The first flight of a manned Dragon spacecraft is on the horizon: Why are Musk’s confident NASA experts worried?

Both the United States and NASA will usher in a new era of aviation as SpaceX’s manned Dragon spacecraft is ready. The manned Dragon spacecraft will not only give the U.S. the ability to deliver astronauts on its own, but will also allow NASA to significantly reduce aviation costs. While Musk is confident about the manned test flight, an expert from the space shuttle era has expressed concern.

According to NASA’s plan, American astronauts Robert Bainken and Douglas Hurley were scheduled to enter orbit on May 27 aboard a SpaceX-built Dragon spacecraft. They will fly in orbit for 24 hours before docking with the International Space Station. It is NASA’s first attempt to put astronauts into orbit from the U.S. mainland since the space shuttle retired in 2011.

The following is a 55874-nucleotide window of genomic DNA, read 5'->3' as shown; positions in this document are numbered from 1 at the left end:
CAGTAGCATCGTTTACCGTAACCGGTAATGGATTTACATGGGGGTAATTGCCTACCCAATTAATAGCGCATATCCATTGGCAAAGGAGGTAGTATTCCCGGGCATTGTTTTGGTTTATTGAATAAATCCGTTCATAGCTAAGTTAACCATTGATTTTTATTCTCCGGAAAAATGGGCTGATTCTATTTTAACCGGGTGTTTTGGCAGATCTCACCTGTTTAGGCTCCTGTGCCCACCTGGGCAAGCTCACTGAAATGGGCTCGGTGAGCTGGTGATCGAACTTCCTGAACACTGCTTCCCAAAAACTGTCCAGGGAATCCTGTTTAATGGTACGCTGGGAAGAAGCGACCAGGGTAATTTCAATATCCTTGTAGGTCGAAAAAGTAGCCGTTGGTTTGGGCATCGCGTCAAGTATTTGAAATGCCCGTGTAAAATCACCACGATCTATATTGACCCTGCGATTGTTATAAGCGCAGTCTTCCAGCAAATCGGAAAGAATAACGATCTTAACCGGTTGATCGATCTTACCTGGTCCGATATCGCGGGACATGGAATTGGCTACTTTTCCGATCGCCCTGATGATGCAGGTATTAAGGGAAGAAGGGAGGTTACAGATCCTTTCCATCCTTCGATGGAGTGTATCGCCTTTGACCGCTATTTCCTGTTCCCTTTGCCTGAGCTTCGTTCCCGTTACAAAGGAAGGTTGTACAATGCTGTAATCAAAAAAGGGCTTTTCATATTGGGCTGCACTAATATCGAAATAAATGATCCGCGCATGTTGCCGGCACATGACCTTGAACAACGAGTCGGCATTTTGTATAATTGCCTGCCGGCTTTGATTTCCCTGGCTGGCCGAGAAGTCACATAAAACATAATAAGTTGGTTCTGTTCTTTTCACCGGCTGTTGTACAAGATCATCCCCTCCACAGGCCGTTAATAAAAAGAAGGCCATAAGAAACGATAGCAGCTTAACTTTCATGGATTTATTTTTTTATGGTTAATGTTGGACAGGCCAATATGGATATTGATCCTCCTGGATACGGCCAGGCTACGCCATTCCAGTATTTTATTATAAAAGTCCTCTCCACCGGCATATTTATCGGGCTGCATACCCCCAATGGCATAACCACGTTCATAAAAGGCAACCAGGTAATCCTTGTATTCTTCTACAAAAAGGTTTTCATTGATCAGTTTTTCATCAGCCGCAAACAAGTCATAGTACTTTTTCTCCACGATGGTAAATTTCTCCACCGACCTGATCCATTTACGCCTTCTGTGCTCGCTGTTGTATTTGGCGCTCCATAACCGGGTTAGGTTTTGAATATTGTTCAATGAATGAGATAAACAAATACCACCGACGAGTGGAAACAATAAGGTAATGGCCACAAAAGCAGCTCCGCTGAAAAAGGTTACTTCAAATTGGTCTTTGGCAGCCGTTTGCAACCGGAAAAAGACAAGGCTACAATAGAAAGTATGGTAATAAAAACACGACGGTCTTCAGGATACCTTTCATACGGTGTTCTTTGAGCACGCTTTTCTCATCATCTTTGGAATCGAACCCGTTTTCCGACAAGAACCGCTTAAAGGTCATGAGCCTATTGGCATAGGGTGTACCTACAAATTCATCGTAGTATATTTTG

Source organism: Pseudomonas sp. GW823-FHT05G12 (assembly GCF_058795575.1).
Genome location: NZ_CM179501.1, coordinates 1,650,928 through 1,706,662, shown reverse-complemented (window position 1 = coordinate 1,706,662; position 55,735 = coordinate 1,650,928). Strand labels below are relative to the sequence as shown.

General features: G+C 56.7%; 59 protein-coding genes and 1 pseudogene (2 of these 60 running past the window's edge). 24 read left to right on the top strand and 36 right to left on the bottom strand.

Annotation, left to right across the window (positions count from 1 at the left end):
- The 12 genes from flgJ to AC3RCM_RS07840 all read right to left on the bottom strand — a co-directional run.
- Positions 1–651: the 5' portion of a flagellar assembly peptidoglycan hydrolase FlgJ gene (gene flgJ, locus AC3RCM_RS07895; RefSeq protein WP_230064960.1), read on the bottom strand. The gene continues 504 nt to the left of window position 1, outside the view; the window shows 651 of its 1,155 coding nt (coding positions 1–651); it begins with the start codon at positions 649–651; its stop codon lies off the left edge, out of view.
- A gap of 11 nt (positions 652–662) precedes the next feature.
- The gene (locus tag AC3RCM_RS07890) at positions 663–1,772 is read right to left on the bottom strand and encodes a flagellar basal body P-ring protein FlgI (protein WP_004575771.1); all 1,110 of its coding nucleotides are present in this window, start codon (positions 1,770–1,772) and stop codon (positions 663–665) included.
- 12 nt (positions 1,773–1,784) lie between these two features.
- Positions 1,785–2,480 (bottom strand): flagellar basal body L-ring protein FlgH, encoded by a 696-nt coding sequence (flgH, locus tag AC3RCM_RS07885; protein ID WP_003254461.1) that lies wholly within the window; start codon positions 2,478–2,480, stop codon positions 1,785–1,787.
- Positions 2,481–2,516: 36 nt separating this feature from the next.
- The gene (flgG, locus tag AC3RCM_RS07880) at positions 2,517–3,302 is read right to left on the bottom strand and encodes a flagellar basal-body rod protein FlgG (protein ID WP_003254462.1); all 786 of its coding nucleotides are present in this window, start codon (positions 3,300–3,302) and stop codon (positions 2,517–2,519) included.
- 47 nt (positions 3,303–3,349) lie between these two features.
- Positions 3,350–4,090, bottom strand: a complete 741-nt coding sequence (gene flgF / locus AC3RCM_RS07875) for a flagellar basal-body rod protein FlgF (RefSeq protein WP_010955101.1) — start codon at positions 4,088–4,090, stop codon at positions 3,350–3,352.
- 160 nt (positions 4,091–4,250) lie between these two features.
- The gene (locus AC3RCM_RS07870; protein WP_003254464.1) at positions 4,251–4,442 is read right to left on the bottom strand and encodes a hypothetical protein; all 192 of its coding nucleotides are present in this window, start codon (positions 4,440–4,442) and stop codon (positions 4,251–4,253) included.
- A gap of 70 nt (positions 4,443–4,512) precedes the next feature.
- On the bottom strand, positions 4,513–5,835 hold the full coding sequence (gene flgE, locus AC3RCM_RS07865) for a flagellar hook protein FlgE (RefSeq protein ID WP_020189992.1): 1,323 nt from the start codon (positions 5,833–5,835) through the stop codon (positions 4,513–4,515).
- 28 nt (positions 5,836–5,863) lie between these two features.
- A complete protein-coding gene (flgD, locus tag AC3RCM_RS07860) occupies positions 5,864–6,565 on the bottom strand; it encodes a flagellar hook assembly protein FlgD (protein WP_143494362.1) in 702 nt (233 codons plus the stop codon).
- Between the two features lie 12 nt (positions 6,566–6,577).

The first flight of a manned Dragon spacecraft is on the horizon: Why are Musk's confident NASA experts worried?

In April 1981, columbia was launched.

Good thing, Dragon ship launch delayed due to weather

Due to the weather, NASA eventually canceled the Dragon spacecraft’s launch plan and adjusted the launch time to Sunday (30) afternoon. If SpaceX’s Dragon spacecraft is successfully launched at the Kennedy Space Center, it will allow the United States to regain its manned space capabilities.

For nine years, NASA has been buying tickets for astronauts aboard Russia’s Soyuz spacecraft at a cost of up to $90 million per seat. Although the Dragon spacecraft is also leased for NASA, unlike in the past, it is owned by a Native American company, and NASA paid $3 billion for research and development. NASA paid about $55 million per astronaut for the mission.

The first flight of a manned Dragon spacecraft is on the horizon: Why are Musk's confident NASA experts worried?